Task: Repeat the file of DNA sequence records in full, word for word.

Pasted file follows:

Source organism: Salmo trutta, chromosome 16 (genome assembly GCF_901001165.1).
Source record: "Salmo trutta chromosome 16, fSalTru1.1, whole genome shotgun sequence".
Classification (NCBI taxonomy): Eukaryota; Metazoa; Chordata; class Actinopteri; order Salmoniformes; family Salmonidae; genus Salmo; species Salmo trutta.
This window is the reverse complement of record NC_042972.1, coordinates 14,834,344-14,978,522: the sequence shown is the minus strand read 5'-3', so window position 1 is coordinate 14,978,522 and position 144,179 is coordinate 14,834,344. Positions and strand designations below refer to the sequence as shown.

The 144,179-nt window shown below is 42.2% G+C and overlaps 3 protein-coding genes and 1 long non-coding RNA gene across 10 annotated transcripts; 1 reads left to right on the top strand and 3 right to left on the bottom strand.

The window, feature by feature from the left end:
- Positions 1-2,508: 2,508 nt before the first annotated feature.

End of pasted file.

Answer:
Source organism: Salmo trutta, chromosome 16 (genome assembly GCF_901001165.1).
Source record: "Salmo trutta chromosome 16, fSalTru1.1, whole genome shotgun sequence".
Classification (NCBI taxonomy): Eukaryota; Metazoa; Chordata; class Actinopteri; order Salmoniformes; family Salmonidae; genus Salmo; species Salmo trutta.
This window is the reverse complement of record NC_042972.1, coordinates 14,834,344-14,978,522: the sequence shown is the minus strand read 5'-3', so window position 1 is coordinate 14,978,522 and position 144,179 is coordinate 14,834,344. Positions and strand designations below refer to the sequence as shown.

The 144,179-nt window shown below is 42.2% G+C and overlaps 3 protein-coding genes and 1 long non-coding RNA gene across 10 annotated transcripts; 1 reads left to right on the top strand and 3 right to left on the bottom strand.

The window, feature by feature from the left end:
- Positions 1-2,508: 2,508 nt before the first annotated feature.